The Magic Flute – review from an Opera novice

Full disclosure – I’ve never seen opera before. I’m not familiar with the general styles or genres of the art form. For example – I know the key differences between Joseph and Blood Brothers and Calamity Jane – I know what to expect from each and what kind of songs and script will be coming my way.

However, when I watched The Magic Flute, I had no idea whether the production is a stereotypical ‘opera’ or something utterly offbeat. Because offbeat it was.

Directed by Leeds Playhouse’s James Brining, the artistic direction seems flawless. The set is just astounding, with clever use of projections that really help the audience understand what’s going on. Brining uses the opening scene to set the story – transporting us to a dreamworld where anything can happen.

The plot is very complex and tough to explain, mainly because a lot of it doesn’t make sense. In short, a random Prince (Tamino, played with vocal brilliance by Kang Wang) goes on a random quest to win the heart of a random lover Pamina. Noluvuyiso Mpofu is great in the role though possibly portrays her character to be a little weaker than she needs to be. Along the way, Tamino befriends the lovable Papageno, who is also on the search to find a wife. Along the way the pair get caught up in some weird cult brotherhood situation where they have to complete tasks as part of an initiation. After that, I kind of tune out.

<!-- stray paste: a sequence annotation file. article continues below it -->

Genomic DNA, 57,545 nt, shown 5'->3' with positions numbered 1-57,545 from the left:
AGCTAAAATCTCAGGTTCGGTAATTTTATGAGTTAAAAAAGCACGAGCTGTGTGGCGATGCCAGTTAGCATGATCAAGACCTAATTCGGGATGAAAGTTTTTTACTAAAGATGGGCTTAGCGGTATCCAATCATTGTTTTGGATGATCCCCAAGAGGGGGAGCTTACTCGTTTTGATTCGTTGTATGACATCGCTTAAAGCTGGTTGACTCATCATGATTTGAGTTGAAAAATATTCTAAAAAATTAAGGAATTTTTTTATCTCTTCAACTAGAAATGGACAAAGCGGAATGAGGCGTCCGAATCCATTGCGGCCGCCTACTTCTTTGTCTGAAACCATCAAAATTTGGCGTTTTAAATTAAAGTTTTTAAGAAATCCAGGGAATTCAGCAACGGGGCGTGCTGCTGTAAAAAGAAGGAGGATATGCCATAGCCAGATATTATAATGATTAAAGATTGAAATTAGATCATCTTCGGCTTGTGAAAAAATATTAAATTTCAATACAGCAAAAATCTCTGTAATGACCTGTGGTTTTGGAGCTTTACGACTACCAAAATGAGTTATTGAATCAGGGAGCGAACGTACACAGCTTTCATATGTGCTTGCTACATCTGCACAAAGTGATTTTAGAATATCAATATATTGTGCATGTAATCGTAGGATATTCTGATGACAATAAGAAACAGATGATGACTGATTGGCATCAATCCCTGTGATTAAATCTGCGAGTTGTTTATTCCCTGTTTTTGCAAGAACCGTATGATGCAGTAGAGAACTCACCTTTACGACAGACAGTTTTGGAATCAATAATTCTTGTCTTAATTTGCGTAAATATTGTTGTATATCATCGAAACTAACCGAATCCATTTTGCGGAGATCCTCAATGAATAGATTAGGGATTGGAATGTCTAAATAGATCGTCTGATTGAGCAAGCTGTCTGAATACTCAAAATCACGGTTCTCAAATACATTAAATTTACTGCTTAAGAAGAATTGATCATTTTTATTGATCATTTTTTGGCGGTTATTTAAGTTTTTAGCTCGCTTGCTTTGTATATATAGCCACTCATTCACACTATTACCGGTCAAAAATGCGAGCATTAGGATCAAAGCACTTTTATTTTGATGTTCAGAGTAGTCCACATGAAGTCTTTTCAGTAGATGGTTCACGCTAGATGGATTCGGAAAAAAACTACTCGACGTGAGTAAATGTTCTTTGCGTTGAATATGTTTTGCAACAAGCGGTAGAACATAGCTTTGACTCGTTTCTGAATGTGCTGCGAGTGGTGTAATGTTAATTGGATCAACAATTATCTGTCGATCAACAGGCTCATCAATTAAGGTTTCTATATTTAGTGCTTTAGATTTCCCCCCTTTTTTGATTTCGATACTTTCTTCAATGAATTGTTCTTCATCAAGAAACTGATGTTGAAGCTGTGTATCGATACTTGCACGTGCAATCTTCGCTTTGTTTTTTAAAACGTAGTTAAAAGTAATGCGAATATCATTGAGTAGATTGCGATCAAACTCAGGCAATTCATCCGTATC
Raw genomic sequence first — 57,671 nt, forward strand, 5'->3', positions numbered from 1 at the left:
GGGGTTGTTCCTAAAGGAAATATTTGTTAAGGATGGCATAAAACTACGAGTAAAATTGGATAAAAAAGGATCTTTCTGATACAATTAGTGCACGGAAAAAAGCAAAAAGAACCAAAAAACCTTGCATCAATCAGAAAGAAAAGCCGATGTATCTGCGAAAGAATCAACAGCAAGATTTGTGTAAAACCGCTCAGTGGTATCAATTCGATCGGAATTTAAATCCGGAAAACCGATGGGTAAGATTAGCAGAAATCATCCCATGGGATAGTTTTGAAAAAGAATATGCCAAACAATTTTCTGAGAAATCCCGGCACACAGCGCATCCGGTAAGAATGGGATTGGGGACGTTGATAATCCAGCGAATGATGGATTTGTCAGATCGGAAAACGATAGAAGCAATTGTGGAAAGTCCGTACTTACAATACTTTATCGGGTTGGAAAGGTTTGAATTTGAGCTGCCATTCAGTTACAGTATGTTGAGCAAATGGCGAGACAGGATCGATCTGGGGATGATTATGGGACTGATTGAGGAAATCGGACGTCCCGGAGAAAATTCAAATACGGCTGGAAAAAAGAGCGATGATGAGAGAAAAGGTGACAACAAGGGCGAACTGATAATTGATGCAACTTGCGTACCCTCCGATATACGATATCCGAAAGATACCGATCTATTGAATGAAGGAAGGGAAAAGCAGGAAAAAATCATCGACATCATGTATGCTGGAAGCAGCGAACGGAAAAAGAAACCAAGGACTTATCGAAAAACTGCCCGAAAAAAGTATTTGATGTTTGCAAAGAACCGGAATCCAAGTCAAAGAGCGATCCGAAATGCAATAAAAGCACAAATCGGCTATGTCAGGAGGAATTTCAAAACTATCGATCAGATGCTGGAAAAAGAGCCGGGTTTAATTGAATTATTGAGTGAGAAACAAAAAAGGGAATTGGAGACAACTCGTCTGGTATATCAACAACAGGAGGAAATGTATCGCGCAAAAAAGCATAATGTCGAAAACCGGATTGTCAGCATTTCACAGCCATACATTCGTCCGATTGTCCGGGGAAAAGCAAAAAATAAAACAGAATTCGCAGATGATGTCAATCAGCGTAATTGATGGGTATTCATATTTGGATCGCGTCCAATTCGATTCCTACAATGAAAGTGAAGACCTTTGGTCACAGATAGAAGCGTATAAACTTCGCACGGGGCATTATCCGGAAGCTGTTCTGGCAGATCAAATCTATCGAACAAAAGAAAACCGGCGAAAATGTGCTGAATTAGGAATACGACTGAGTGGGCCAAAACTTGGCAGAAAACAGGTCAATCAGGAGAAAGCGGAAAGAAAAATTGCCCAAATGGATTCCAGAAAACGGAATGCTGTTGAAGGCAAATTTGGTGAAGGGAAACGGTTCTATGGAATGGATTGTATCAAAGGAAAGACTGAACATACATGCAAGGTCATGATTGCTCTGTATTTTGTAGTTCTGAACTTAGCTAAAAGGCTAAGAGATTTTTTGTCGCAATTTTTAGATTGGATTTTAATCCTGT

A strange blend between drama, dark fantasy and comedy, the show is set to a beautiful Mozart score. Even as a total opera newbie I recognise a few of the tunes. There’s no doubt about it – there’s mind-blowing skill involved in the production from every member of cast and creative. However, the show itself is just a little… weird? Is Papageno a bird or a spirit or a human? What, exactly, does the magic flute do and why? The first half is pretty jolly, thanks mainly to the awesome Gavan Ring as Papageno. He’s got great comic timing and steals the show with his humour. However, unfortunately the second half gets a bit dark and complicated and by the time I leave (three hours from curtain up) I’m not sure I really like the opera as much as I did at the interval.

If you like random, but well-directed, productions then this is ideal. There’s no doubt exceptional skill involved and I’m very glad I experienced the show. Would I go to the opera again? I’d certainly give it another go.

Catch The Magic Flute at Leeds Grand Theatre and on tour.

Photograph credited to Alastair Muir

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